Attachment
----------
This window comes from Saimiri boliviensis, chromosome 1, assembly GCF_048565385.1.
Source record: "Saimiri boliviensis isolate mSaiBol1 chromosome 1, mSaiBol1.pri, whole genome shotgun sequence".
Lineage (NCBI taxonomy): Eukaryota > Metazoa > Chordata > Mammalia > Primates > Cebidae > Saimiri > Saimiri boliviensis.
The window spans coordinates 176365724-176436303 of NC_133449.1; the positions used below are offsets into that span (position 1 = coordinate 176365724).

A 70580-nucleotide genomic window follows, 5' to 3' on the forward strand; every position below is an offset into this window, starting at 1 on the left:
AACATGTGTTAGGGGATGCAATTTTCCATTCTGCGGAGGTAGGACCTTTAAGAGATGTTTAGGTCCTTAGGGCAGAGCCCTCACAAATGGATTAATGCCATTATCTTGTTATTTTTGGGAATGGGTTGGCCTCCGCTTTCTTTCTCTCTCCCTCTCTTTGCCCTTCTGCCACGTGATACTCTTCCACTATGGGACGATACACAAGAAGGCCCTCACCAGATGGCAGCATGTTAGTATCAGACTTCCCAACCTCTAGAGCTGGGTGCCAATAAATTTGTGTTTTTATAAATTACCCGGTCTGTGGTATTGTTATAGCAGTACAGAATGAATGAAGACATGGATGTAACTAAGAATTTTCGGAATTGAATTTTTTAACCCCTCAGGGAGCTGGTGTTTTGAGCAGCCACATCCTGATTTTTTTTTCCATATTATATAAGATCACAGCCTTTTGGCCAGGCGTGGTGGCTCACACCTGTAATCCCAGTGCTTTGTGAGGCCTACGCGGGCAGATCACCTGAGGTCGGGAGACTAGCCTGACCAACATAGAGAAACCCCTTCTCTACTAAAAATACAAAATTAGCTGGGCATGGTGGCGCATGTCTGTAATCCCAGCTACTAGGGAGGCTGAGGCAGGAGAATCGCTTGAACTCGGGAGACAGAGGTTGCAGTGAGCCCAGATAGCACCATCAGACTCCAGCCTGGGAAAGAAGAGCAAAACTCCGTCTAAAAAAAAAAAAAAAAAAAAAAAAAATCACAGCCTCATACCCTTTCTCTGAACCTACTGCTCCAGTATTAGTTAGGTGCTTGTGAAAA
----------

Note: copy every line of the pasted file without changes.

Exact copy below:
This window comes from Saimiri boliviensis, chromosome 1, assembly GCF_048565385.1.
Source record: "Saimiri boliviensis isolate mSaiBol1 chromosome 1, mSaiBol1.pri, whole genome shotgun sequence".
Lineage (NCBI taxonomy): Eukaryota > Metazoa > Chordata > Mammalia > Primates > Cebidae > Saimiri > Saimiri boliviensis.
The window spans coordinates 176365724-176436303 of NC_133449.1; the positions used below are offsets into that span (position 1 = coordinate 176365724).

A 70580-nucleotide genomic window follows, 5' to 3' on the forward strand; every position below is an offset into this window, starting at 1 on the left:
AACATGTGTTAGGGGATGCAATTTTCCATTCTGCGGAGGTAGGACCTTTAAGAGATGTTTAGGTCCTTAGGGCAGAGCCCTCACAAATGGATTAATGCCATTATCTTGTTATTTTTGGGAATGGGTTGGCCTCCGCTTTCTTTCTCTCTCCCTCTCTTTGCCCTTCTGCCACGTGATACTCTTCCACTATGGGACGATACACAAGAAGGCCCTCACCAGATGGCAGCATGTTAGTATCAGACTTCCCAACCTCTAGAGCTGGGTGCCAATAAATTTGTGTTTTTATAAATTACCCGGTCTGTGGTATTGTTATAGCAGTACAGAATGAATGAAGACATGGATGTAACTAAGAATTTTCGGAATTGAATTTTTTAACCCCTCAGGGAGCTGGTGTTTTGAGCAGCCACATCCTGATTTTTTTTTCCATATTATATAAGATCACAGCCTTTTGGCCAGGCGTGGTGGCTCACACCTGTAATCCCAGTGCTTTGTGAGGCCTACGCGGGCAGATCACCTGAGGTCGGGAGACTAGCCTGACCAACATAGAGAAACCCCTTCTCTACTAAAAATACAAAATTAGCTGGGCATGGTGGCGCATGTCTGTAATCCCAGCTACTAGGGAGGCTGAGGCAGGAGAATCGCTTGAACTCGGGAGACAGAGGTTGCAGTGAGCCCAGATAGCACCATCAGACTCCAGCCTGGGAAAGAAGAGCAAAACTCCGTCTAAAAAAAAAAAAAAAAAAAAAAAAAATCACAGCCTCATACCCTTTCTCTGAACCTACTGCTCCAGTATTAGTTAGGTGCTTGTGAAAA